The DOL reported people filing for initial unemployment insurance benefits in the week ending on March 9th, 2013 was 332,000, a 10,000 drop from the previous week of 342,000. This is the lowest weekly initial unemployment claims since January 2008, the start of the recession. Two months ago initial claims also dropped this low but it was a statistical fluke, the next week claims went up to 371,000. Is this time finally different?
The statistic to pay attention to is the four week moving average on initial unemployment claims. The four week moving average decreased 2,750 to 346,750, a level not seen since March 2008. In the below graph we can the four week moving average is still at recession levels. If anyone recalls, even before the Great Recession the job market was not so hot. The four week moving average, graphed below is set to a log scale, from April 1st, 2007.
Below is the mathematical log of initial weekly unemployment claims. A log helps remove some statistical noise, it's kind of an averaging and gives a better sense of a pattern. As we can see, we have a step rise during the height of the recession, but then a leveling, then a very slow decline, or fat tail. That fat tail has taken over five years to return to early recession levels, but initial claims are still not at pre-recession figures.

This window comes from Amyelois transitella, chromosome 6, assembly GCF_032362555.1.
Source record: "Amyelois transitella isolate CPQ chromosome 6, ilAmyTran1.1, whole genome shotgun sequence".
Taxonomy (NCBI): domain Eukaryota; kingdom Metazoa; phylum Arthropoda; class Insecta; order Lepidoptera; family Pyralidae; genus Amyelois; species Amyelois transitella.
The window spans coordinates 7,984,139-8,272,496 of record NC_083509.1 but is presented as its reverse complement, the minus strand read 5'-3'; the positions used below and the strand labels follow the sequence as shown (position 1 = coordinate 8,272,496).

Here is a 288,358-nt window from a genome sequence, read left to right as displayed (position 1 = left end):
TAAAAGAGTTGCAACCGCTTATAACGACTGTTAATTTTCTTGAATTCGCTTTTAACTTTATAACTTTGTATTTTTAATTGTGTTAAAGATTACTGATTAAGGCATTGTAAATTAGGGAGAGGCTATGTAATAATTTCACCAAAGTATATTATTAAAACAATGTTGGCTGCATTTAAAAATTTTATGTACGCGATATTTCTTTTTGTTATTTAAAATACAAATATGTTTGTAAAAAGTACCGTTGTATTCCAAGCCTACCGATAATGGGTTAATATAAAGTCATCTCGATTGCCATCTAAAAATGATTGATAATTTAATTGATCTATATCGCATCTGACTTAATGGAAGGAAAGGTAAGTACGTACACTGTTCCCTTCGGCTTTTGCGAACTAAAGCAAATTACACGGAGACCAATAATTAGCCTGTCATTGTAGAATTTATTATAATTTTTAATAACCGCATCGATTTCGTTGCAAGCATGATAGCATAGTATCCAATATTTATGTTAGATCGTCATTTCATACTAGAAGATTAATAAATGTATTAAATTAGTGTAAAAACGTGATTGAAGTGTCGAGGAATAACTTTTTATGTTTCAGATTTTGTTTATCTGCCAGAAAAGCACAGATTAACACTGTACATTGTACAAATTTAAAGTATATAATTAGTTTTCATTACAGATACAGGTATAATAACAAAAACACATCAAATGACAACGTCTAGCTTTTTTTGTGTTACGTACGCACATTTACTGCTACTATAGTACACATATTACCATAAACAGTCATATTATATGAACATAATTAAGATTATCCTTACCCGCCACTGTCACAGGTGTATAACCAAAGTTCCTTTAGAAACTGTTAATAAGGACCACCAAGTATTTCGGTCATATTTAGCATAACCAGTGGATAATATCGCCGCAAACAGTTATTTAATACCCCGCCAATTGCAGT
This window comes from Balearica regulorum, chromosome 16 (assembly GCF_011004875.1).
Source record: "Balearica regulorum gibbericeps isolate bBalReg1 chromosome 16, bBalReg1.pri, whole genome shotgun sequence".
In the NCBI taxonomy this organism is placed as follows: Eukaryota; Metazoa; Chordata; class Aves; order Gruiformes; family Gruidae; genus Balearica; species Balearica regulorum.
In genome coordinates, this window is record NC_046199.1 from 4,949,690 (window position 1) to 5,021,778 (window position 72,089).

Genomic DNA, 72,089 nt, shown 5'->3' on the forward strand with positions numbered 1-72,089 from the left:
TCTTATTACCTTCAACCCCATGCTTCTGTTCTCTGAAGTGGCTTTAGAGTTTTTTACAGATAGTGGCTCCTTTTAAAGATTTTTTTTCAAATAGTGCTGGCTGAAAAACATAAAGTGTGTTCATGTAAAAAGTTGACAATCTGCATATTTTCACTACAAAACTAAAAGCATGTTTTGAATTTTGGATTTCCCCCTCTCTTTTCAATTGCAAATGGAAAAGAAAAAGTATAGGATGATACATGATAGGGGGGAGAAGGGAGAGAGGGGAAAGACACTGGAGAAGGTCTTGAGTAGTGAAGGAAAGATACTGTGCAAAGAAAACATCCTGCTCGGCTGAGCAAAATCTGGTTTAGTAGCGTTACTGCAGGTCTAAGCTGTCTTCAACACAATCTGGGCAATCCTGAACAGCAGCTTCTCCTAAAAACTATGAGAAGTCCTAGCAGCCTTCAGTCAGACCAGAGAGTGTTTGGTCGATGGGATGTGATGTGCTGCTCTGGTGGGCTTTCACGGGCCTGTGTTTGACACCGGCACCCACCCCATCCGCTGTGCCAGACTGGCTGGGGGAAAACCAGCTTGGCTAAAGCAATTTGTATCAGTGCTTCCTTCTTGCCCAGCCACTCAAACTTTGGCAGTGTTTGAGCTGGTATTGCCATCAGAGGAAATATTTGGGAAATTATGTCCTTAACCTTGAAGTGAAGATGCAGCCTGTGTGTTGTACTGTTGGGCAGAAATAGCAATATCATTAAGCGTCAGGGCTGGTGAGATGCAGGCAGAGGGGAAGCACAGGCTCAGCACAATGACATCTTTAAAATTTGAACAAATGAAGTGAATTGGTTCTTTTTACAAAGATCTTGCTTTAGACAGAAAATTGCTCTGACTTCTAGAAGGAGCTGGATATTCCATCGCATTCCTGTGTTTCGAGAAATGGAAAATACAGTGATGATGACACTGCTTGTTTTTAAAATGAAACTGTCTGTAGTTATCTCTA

As much as people wish it so, most government data is not complete and not real time. We have repeatedly warned, ad nauseum, do not bank on the initial claims number reported in the press release for that week. Initial claims for unemployment benefits is a weekly statistic and that implies a very short time window for data collection, it is always revised the next week, almost always upward. One can have unusual events which throw off the seasonal adjustment algorithm. One can have missed timing of events that can also throw a monkey wrench in one week's worth of data. As we pointed out in our weirdness in initial unemployment claims article, states might not report their quarterly adjustments for emergency unemployment benefits and we had the infamous fiscal cliff push past the final hour, which included extending those unemployment benefits for the long term unemployed.
Continuing unemployment claims for the previous week decreased, yet we still have large long term unemployed. The below continuing claims figure doesn't include those receiving extended and emergency unemployment benefits.
The advance number for seasonally adjusted insured unemployment during the week ending March 2 was 3,024,000, a decrease of 89,000 from the preceding week's revised level of 3,113,000. The 4-week moving average was 3,098,250, a decrease of 28,250 from the preceding week's revised average of 3,126,500.
In the week ending February 28th, not seasonally adjusted, the official number of people obtaining some sort of unemployment insurance benefit was 5,619,860 with 1,917,158 people receiving EUC, which was extended to January 2014 in the 11th fiscal cliff hour. There were 12 million official unemployed in February. .
It does appear initial claims is very slowly returning to normal levels. That said, because the job market is still so poor, we see nothing on the horizon to show initial unemployment claisms will return to 2007 levels soon. The initial claims moving average decline does look real and it's certainly better news than has been seen in a long time. Yet, celebrating initial unemployment claims that are still as early recession levels is pre-mature, especially with so many still without a job.